A newly redesigned Public Events Calendar (, offering a broad range of listings for events across the Princeton campus, is now available online. The new calendar provides users a central resource to find notices about events and event organizers a more streamlined process for publicizing their events. The project was driven by requests from both the campus community and the general public for greater access to information about the hundreds of public events – ranging from scholarly lectures to visits by major world figures – held on campus each year.

The redesign of the Public Events Calendar is part of a campus-wide effort to achieve cost savings and sustainability goals through a greater emphasis on electronic distribution of information and a reduction in print publications. Numerous departments and offices, including the Office of the Provost, the Department of Facilities, the Office of the Registrar, the Office of Conference and Event Services, the Office of Communications, and an advisory board composed of representatives from offices using the Resource25 event scheduling software, contributed to the development of the new calendar. The project, which began last May, was led by the Office of University Scheduling and the Office of Information Technology (OIT).

The new calendar enables users to view events on a specific date or within a range of dates. Users can also search for events sponsored by particular organizations or can view events by categories such as academics, arts, athletics, student life, exhibits, and religious life. Those who want personal notification of events can subscribe to RSS (Really Simple Syndication) feeds, which deliver regular updates from the calendar directly to the user’s device. They can also transfer event information from the Public Events Calendar onto their personal Exchange calendars using the iCalendar tool.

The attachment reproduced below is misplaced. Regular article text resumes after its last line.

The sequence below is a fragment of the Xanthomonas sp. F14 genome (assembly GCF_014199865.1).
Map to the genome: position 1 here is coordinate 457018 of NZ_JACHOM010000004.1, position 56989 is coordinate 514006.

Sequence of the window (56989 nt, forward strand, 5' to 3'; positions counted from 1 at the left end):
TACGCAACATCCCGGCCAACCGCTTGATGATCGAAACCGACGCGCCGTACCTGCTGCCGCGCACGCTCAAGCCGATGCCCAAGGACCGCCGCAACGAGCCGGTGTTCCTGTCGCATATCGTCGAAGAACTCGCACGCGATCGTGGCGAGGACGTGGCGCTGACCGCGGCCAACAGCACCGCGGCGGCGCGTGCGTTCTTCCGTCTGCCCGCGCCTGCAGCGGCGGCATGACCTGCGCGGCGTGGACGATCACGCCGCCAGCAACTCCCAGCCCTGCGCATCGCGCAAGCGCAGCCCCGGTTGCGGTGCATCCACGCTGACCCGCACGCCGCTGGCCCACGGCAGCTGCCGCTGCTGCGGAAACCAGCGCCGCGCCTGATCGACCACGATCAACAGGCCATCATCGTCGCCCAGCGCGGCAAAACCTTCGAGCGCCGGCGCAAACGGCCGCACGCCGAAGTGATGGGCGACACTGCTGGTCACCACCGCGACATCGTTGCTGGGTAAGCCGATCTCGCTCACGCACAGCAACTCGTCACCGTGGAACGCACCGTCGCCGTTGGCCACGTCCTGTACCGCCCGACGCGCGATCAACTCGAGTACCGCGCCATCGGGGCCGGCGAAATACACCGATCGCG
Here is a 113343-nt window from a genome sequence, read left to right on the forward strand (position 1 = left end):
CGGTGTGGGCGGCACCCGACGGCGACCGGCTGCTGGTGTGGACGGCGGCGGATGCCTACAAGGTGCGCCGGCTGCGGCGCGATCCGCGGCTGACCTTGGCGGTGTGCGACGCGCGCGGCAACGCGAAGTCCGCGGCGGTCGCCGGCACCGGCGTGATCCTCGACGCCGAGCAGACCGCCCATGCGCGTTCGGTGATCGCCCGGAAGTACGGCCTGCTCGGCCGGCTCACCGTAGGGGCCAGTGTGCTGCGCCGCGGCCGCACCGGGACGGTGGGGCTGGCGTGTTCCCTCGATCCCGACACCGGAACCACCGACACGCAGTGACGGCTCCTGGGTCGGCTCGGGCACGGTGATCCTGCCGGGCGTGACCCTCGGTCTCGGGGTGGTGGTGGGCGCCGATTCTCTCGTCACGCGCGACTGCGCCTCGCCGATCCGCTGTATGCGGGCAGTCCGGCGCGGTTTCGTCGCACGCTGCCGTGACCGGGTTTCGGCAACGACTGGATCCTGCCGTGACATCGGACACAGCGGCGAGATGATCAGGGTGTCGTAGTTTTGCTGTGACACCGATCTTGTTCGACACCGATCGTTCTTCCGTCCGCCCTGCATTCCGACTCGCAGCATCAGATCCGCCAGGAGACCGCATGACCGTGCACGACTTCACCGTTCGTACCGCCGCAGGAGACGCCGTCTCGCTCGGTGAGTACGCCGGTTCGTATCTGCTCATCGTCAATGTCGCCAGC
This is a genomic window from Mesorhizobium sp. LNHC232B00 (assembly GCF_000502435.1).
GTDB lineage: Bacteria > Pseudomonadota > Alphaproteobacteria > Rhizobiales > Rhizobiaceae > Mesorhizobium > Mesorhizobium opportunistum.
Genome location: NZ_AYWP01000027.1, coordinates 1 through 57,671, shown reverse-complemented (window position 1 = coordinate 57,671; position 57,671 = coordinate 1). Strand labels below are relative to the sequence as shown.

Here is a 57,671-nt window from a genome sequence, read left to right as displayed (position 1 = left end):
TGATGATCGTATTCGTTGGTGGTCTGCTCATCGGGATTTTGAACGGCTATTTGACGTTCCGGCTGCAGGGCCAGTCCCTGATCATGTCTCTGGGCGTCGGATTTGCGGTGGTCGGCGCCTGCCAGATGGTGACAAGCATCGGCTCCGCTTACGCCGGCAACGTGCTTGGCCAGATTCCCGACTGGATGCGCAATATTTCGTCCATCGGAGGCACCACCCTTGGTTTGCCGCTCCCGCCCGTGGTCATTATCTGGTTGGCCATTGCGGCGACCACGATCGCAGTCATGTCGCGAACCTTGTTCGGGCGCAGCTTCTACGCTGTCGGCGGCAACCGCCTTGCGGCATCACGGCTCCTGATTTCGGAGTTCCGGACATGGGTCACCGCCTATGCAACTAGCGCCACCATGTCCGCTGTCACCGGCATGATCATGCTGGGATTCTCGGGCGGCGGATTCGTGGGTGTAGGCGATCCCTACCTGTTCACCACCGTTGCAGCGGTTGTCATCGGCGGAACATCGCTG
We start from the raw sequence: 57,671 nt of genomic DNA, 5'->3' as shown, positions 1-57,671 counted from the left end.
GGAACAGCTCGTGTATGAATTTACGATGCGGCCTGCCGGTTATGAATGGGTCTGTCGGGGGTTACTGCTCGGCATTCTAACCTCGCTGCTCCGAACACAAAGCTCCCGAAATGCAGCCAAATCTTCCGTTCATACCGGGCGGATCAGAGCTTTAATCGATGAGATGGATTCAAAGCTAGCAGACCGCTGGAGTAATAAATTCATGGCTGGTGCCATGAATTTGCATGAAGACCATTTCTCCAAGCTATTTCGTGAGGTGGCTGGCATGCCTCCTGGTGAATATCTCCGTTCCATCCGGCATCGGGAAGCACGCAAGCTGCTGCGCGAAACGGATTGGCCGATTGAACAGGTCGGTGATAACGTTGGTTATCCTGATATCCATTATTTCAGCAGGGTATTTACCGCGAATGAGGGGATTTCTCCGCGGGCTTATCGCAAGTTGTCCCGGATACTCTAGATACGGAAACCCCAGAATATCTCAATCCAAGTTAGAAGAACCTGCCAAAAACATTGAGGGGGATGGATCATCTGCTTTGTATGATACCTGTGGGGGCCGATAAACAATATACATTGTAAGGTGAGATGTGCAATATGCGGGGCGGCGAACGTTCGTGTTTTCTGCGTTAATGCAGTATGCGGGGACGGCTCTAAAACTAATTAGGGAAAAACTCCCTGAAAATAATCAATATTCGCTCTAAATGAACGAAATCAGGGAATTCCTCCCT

The new calendar draws on two technologies that are already widely used across campus to store, deliver, and display event data: the Resource25 event scheduling software and the Roxen content management system. Since approximately 80 percent of University events are currently scheduled through Resource25, the new calendar is designed to accept information directly from that system. In a similar way, the calendar makes use of information already published on the Web via the Roxen content management system. This design gives University departments and other groups a single, streamlined process for scheduling, publishing, and publicizing University events.

Following the launch of the new calendar, a second phase of development is beginning immediately based on feedback from users. Planned enhancements during phase two include: a keyword search; an event space reservation form that will be accessible from the calendar; links to campus maps and the offices of Parking and Transportation and University Ticketing; the ability to post images with calendar entries; and new fields to enter data such as event costs, co-sponsors, and contact information for disability services.